Ordinal utility theory:- it argues that a consumer cannot measure satisfaction numerically or subjectively instead she can rank the different baskets or bundles so as to choose the best basket. and theories of utility Utility is usefulness, the ability of something to satisfy needs or wants. Utility is an important concept in economics and game theory, because it represents satisfaction experienced by the consumer of a commodity or a “good”. Not coincidently, a good is something that satisfies human wants and provides utility, for example, to a consumer making a purchase. It was recognized that one can not directly measure benefit, satisfaction or happiness from a good or service, so instead economists have devised ways of representing and measuring utility in terms of economic choices that can be counted. Economists have attempted to perfect highly abstract methods of comparing utilities by observing and calculating economic choices. In the simplest sense, economists consider utility to be revealed in people’s willingness to pay different amounts for different goods. In economics, utility is a representation of preferences over some set of goods and services.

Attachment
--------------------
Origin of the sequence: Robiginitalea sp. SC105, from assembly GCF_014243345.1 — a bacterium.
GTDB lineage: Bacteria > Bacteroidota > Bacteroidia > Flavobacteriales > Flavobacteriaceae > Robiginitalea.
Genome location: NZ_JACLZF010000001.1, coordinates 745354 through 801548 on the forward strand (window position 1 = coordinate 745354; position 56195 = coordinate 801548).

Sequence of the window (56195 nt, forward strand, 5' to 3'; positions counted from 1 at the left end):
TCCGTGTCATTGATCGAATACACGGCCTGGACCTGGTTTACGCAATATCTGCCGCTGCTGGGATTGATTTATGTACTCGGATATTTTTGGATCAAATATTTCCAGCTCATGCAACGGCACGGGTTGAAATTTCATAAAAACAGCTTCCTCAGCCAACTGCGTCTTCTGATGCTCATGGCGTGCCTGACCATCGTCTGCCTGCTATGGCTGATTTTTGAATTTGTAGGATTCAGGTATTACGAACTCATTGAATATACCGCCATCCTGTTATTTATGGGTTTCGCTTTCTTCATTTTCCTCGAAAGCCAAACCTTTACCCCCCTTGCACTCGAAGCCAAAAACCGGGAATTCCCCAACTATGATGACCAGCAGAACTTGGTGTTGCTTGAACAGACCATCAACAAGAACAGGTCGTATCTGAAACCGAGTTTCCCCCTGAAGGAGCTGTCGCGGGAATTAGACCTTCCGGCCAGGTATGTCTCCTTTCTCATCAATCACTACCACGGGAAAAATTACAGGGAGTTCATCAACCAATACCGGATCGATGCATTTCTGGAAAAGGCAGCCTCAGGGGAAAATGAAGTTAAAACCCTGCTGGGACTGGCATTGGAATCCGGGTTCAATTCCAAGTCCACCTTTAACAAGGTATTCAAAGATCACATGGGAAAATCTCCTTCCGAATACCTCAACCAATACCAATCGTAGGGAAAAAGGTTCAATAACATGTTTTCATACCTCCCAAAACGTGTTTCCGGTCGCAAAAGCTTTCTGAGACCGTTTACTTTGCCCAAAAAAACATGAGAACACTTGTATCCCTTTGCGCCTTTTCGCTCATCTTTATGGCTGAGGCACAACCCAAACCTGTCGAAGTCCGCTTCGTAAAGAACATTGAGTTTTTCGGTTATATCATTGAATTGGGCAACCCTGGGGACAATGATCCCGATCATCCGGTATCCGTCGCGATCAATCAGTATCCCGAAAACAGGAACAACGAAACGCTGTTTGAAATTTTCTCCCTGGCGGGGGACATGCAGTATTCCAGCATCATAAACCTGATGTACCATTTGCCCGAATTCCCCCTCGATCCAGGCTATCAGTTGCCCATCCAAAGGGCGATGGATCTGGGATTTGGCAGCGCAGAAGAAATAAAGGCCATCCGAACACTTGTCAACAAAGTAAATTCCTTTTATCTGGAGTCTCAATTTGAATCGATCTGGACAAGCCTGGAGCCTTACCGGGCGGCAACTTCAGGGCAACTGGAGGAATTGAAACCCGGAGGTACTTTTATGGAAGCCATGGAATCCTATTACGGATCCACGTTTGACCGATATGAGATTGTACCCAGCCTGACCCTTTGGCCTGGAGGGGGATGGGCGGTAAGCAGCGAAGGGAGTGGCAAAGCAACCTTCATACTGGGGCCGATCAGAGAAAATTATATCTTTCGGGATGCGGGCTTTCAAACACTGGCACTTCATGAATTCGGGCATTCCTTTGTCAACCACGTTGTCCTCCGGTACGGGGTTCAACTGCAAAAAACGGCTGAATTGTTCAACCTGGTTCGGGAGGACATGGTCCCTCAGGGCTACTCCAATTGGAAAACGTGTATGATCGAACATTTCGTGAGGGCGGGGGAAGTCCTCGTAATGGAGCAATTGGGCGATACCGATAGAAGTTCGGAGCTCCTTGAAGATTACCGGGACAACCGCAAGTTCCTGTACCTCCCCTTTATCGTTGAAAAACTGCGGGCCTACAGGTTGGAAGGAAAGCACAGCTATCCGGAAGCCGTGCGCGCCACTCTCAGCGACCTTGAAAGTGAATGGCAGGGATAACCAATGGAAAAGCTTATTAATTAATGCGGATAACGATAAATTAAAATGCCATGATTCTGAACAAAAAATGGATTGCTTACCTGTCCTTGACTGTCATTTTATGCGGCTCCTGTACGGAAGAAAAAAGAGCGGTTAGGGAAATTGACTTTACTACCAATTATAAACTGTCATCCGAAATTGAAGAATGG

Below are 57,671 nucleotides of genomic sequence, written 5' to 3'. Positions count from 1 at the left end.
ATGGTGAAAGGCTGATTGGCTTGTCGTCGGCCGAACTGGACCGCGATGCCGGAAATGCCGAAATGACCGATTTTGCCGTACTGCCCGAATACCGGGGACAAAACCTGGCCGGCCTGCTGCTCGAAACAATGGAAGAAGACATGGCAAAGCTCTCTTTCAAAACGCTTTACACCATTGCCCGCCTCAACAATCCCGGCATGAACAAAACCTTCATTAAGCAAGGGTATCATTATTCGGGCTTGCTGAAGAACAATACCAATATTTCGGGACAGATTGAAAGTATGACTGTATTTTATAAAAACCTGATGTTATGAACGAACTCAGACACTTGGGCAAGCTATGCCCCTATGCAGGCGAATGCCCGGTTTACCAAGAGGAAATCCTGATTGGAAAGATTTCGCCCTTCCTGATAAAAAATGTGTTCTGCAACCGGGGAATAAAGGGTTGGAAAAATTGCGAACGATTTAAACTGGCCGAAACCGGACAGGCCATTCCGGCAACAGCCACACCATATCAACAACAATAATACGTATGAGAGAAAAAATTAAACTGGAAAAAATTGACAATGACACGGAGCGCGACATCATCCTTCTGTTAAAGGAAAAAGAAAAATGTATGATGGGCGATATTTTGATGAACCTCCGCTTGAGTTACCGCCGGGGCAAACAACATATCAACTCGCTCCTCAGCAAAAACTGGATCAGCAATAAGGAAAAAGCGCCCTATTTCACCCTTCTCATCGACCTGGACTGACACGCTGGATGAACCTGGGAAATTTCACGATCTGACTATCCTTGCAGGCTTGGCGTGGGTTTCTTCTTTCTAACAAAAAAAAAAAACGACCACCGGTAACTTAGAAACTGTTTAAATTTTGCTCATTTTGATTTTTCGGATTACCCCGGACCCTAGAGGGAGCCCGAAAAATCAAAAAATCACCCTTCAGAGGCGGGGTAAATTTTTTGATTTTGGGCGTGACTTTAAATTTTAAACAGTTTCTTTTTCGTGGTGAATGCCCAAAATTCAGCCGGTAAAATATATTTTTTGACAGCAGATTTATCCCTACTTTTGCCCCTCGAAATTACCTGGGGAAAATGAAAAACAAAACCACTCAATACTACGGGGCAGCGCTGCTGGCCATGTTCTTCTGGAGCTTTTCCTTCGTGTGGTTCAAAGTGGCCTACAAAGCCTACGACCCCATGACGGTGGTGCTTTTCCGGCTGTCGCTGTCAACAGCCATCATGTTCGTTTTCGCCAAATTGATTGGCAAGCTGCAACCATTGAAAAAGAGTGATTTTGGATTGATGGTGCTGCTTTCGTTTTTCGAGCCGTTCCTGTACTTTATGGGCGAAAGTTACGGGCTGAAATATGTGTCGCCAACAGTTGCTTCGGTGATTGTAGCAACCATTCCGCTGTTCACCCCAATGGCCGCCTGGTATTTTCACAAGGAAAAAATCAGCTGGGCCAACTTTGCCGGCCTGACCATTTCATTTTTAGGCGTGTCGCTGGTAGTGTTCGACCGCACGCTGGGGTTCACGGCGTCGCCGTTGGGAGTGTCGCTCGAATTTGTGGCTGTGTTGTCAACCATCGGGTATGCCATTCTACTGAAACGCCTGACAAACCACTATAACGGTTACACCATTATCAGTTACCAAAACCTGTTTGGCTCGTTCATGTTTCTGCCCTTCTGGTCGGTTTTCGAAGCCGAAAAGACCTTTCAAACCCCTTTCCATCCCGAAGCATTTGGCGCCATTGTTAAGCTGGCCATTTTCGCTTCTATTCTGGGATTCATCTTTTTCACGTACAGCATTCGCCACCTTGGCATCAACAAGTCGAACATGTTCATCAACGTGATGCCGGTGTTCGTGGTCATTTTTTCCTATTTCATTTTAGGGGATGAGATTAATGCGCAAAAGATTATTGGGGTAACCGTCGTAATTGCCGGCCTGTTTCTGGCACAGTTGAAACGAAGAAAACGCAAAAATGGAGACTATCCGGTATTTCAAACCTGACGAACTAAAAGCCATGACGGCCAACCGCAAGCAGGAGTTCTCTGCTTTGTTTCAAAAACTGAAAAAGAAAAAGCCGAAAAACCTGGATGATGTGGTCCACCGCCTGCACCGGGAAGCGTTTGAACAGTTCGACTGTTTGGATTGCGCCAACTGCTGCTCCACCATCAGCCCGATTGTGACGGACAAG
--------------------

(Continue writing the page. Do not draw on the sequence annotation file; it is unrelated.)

Preferences have a (continuous) utility representation so long as they are transitive, complete, and continuous. Utility is usually applied by economists in such constructs as the indifference curve, which plot the combination of commodities that an individual or a society would accept to maintain a given level of satisfaction. Individual utility and social utility can be construed as the value of a utility function and a social welfare function respectively. When coupled with production or commodity constraints, under some assumptions, these functions can be used to analyze Pareto efficiency, such as illustrated by Edgeworth boxes in contract curves. Such efficiency is a central concept in welfare economics. In finance, utility is applied to generate an individual’s price for an asset called the indifference price. Utility functions are also related to risk measures, with the most common example being the entropic risk measure. Cardinal and Ordinal Utility